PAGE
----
This is the mystery, ole' girl.  The mystery is--how does a stalwart, upright, forward minded, honest Chinese cop like Charlie Chan become so reviled and so deeply held in contempt by his fellow Chinese today?  I mean, the fictional cop is like a Typhoid Mary to a whole group of people.  People who should be looking at Chan with admiration--along with the writer who cooked up the character in the first place, Earl Derr Biggers.

I mean---think about it, Eunice.  Biggers comes out with the first Charlie Chan novel, The House Without a Key, in 1925.  Now I know you think I'm ancient, Eunice.  But I ain't that old.  So I can't say I've had first-hand experience in the blatant racism Americans had for the Chinese in that era.  And that's the mystery, love.  Biggers--already an accomplished, and acclaimed, American writer--goes out of his way to create a police detective, a Chinese police detective living in Hawaii, that is just the opposite of the racial stereotypes most Americans had at that time.

Charlie Chan is intelligent, loyal, honest, astute.  And a damn good cop.  So good, in fact, his boss--a white American--thinks Chan is the best detective on the force.  If you read all six Chan novels you quickly notice two facts.  One, most whites look at Chan, in the beginning, as almost less than human.  They are skeptical a Chinese detective can solve a major case.  But the second thing you notice is--Chan's talent wins over his white peers.  His talent, and his infinite patience at confronting racism aimed in his direction with quite, soft--yet unquenchable determination to prove himself to one and all.

And this is the mystery to me.  Chinese-Americans should--we all should, for that matter--applaud and admire a character like this.  We should admire a writer like Biggers who took on racism head on and unflinchingly.  But most people don't.  Thet think of Chan as a stereotype.  A laughable clown.

And that's sad, Eunice.  Just said.  Charlie Chan . . . and his creator, Earl Derr Biggers . . . deserve better than that. 

Thursday, June 9, 2011

Short story entitled, 'Silence.'

Thought I would share one of my Turner Hahn/Frank Morales stories.  One that I think came out particularly good.  One that shows that homicide detective Turner Hahn, a tough guy by anyone's standards, sometimes isn't so tough.

Turner his the one half of the Turner Hahn/Frank Morales homicide detective team.  Turner isn't your usual cop.  The same can be said about his partner. Frank Morales.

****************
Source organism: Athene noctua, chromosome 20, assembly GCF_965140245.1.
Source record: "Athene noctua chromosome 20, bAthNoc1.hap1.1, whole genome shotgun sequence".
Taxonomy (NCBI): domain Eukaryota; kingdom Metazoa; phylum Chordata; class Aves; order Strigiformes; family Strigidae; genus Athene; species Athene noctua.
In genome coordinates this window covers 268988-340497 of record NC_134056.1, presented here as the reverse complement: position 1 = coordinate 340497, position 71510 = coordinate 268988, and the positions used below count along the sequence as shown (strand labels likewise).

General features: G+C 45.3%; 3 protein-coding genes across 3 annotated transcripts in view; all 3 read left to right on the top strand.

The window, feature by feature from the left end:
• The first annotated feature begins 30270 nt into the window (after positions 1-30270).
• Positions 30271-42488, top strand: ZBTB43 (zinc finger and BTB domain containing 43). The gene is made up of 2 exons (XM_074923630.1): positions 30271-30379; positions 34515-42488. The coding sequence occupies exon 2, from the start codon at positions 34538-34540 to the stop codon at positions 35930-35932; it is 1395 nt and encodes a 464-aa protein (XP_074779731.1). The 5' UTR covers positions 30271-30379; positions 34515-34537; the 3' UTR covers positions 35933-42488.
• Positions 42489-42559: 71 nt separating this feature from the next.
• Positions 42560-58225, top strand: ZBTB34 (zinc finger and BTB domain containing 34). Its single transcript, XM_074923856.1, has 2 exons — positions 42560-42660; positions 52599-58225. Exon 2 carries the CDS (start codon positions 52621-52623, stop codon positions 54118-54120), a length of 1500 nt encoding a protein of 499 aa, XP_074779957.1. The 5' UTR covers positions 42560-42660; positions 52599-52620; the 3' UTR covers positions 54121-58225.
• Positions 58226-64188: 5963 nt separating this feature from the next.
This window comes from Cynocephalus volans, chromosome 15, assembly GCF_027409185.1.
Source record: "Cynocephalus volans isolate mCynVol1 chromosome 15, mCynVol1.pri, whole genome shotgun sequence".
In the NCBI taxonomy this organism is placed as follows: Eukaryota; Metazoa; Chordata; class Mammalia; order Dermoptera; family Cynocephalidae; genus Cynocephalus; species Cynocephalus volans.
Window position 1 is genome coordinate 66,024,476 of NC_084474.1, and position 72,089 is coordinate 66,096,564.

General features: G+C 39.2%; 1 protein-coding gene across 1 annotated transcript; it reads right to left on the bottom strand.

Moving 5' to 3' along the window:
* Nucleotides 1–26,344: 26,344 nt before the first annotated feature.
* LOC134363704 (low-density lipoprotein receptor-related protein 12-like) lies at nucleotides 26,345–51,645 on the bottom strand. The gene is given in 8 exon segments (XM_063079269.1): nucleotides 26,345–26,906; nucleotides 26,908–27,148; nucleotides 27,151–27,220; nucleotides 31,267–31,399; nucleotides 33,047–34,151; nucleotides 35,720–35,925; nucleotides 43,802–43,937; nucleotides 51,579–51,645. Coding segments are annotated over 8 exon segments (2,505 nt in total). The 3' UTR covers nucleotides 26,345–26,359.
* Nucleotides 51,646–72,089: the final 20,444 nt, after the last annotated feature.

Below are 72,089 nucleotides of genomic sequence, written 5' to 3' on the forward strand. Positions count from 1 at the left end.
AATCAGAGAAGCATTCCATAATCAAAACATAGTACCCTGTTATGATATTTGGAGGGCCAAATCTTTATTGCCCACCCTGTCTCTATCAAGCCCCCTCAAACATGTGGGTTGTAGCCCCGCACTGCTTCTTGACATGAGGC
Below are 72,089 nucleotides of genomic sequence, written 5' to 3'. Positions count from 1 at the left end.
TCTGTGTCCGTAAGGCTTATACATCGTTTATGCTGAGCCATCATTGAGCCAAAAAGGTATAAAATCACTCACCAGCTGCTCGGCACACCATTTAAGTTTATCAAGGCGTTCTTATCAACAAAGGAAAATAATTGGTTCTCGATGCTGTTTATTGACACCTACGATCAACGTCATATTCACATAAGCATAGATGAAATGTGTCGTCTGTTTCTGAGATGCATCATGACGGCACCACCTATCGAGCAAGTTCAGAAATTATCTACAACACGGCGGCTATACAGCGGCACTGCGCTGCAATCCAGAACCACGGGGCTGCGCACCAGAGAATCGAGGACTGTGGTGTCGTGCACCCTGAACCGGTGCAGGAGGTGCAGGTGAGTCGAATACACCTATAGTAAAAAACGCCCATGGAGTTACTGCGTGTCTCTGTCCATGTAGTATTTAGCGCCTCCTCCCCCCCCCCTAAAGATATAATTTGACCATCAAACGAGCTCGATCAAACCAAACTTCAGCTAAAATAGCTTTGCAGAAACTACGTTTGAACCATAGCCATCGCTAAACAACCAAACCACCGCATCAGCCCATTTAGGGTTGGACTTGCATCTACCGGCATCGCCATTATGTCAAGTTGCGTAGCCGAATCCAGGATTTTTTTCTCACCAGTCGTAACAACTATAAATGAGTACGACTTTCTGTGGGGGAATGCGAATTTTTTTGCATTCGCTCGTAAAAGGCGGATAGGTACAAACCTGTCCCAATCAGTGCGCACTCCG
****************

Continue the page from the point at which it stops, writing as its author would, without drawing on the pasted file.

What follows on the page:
Turner looks like a '30's mantinee movie star.  But bigger.  Meaner.  For most of his adult life he's been a working stiff barely surviving on his paycheck.  But one day serendepity strikes.  He is given an inheritance.  A huge wad of cash that makes him very rich.

Yet he continues to be a cop.  A working cop.

Sometimes the job has its down side.  Hope you enjoy it


I walked into the kitchen, shrugged off the sport jacket and draped it over a chair, then slipped out of the shoulder holster and dropped gun, holster, and webbing on the kitchen table before moving over to the fridge. Reaching inside I pulled out a Boston Lager, flipped the cap off and sat down at the table. From underneath the sink I gripped a small gun-cleaning kit and tossed it onto the table top beside the holster before kicking a chair out from underneath the table and sitting down. Pulling out the 9 mm Kimber I slipped the clip out of the handle and ejected the single round in the firing chamber before laying the gun on the table.

And through all these little distractions I tried not to notice my hands were shaking.

Shaking violently.

Sipping some of the ice cold brew a little of the golden liquid slopped out of the bottle and splashed onto the table top. Setting the bottle down I placed my hands, palms down, onto the surface of the table and held them there. Held them there until they stopped shaking.

I live down in the warehouse district. Up in a long, narrow loft I converted into an apartment. I own the building. It’s a big red brick dump not too far away from the Little Brown River. Used to be a mechanic’s garage downstairs while the upstairs was used as a storage room. But I converted the loft into my living quarters and kept the garage downstairs for my toys. My car collect. I collect Muscle Cars. Have six of’em downstairs. And counting.